The success or failure of education in this nation lies squarely on the shoulders of the people at the local level. This fact is born out by the uncanny success of home schooled children. The simple fact is some children achieve a good education and others don’t. Educational spending continues to rise and student performance overall continues to fall or remain level. To say that students are unprepared for college is only part of the story. The same Mr Gates who supports this PR maintains American corporations need to import their talent from other countries. This would indicate his analysis changes depending on who he’s talking to or students are also unprepared when leaving institutions of higher learning. The same institutions graduating students from abroad where Mr Gates seeks employees and are claimed to be too expensive for American students. Again, something doesn’t add up.

Parents, teachers, students, local and state governments have primary responsibility for our children’s educational success and no amount of meddling by the federal government will change that. The federal government can assist and enhance the education function but the primary responsibility remains at home. The place where home schooled children find success.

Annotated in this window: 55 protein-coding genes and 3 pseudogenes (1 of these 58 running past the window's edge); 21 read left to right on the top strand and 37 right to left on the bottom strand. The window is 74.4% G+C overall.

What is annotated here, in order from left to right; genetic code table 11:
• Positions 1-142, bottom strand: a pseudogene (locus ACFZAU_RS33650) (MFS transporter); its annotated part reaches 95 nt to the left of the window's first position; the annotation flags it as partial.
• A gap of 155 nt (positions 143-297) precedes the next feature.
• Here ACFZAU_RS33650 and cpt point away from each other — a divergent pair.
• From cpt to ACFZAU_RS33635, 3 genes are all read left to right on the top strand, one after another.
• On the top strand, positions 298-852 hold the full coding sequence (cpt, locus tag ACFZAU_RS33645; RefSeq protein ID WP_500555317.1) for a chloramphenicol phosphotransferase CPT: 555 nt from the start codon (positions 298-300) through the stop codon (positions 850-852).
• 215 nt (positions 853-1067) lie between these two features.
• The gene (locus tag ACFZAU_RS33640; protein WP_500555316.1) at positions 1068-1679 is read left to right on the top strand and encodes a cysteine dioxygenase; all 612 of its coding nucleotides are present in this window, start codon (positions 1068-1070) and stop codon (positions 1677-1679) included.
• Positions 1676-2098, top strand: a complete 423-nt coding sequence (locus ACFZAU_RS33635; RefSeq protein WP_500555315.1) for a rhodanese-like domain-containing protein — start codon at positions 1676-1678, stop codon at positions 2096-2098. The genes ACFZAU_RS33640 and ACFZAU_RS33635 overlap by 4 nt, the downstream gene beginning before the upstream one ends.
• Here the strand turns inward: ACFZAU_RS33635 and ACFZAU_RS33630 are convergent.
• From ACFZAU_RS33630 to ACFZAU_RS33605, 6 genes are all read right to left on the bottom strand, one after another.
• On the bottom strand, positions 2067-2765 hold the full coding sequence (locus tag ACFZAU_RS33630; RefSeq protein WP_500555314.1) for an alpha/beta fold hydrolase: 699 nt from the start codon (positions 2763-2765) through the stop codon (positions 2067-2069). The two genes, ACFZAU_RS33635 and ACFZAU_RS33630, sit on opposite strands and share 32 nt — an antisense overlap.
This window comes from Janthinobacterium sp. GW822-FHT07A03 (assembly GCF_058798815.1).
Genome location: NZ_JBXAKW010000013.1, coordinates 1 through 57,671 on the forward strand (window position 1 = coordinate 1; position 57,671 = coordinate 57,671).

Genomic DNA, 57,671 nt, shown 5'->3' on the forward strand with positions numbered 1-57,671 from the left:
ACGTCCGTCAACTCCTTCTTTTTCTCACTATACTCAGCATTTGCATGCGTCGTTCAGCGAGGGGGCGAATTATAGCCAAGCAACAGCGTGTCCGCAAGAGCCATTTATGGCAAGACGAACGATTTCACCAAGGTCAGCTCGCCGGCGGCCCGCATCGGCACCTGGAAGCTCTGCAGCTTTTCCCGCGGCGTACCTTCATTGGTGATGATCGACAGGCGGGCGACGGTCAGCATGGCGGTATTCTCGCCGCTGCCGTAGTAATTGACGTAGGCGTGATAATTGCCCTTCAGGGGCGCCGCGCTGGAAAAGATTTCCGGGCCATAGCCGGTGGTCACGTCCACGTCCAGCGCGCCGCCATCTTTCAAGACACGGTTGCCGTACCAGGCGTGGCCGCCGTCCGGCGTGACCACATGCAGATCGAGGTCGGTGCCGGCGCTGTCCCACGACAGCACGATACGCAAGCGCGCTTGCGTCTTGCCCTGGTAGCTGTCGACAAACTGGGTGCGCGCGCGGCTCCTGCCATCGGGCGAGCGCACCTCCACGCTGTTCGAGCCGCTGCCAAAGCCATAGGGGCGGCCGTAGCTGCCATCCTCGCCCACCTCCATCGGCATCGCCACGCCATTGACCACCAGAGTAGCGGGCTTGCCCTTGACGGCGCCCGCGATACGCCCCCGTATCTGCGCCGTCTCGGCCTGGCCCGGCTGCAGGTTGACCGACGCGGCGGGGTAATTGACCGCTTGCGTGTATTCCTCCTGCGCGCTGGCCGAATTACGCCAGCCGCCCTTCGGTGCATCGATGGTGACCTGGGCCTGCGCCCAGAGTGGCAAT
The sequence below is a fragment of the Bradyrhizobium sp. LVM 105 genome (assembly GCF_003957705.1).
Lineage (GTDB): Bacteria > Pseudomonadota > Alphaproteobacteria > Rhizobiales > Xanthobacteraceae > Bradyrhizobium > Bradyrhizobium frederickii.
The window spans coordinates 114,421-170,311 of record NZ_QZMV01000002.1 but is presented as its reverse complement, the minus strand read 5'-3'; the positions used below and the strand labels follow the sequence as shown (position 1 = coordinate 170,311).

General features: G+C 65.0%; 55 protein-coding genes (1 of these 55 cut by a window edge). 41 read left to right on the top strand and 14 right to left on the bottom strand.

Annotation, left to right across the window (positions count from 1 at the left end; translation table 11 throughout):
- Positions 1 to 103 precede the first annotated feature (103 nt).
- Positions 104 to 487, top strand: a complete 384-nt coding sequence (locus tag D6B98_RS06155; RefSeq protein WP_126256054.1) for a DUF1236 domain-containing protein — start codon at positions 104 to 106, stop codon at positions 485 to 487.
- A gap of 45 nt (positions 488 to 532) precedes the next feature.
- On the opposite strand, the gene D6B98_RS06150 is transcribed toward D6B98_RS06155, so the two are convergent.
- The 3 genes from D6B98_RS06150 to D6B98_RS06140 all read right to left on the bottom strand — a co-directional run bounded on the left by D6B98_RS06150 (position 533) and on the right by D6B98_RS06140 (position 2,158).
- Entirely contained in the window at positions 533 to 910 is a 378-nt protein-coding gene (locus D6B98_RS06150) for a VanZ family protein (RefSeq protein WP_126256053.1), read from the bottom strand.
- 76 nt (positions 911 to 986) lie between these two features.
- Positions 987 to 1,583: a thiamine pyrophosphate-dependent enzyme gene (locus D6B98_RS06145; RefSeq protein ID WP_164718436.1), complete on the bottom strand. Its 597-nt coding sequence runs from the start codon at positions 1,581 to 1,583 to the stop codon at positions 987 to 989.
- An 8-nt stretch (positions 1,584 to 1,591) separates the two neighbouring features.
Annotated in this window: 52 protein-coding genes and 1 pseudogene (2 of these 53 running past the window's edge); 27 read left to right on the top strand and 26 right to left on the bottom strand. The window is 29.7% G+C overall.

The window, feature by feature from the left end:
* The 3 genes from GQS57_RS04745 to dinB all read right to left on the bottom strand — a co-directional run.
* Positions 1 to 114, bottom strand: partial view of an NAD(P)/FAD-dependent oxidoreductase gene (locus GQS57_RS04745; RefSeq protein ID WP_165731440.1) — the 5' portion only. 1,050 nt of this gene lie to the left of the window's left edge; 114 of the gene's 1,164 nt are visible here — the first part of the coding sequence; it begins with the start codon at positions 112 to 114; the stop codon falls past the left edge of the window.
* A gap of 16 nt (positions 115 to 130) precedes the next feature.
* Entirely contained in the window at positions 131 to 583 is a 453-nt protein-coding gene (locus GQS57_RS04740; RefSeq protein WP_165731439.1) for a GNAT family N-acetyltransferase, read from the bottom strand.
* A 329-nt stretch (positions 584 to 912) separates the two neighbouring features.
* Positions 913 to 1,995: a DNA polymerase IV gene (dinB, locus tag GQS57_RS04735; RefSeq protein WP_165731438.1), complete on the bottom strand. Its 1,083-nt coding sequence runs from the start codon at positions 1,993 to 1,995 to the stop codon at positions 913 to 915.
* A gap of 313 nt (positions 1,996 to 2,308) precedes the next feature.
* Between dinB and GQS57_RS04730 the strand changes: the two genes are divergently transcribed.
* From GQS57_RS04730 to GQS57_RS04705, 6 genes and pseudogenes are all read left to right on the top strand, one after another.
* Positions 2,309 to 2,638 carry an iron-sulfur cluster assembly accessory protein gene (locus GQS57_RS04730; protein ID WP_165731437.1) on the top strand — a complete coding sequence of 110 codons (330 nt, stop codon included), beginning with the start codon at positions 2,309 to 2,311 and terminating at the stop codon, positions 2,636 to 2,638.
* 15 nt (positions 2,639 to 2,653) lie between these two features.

the press release:

No Room for ED? Insufficient Attention to Education Issues in Tonight’s Debate

WASHINGTON, May 16 /USNewswire/ — The Republican candidates
for president again took to the stage tonight for another nationally
televised debate, again paying virtually no attention to the critical issue
of education reform. This is now the third major-party presidential debate
where the field of candidates failed to acknowledge the public education
crisis in America. The Democratic candidates for president also failed to
discuss education during their first debate last month.
And while the candidates generally fail to address the crisis in our
nation’s schools, the problems get worse and worse. Just today, ACT
released a college readiness report showing that nearly 75 percent of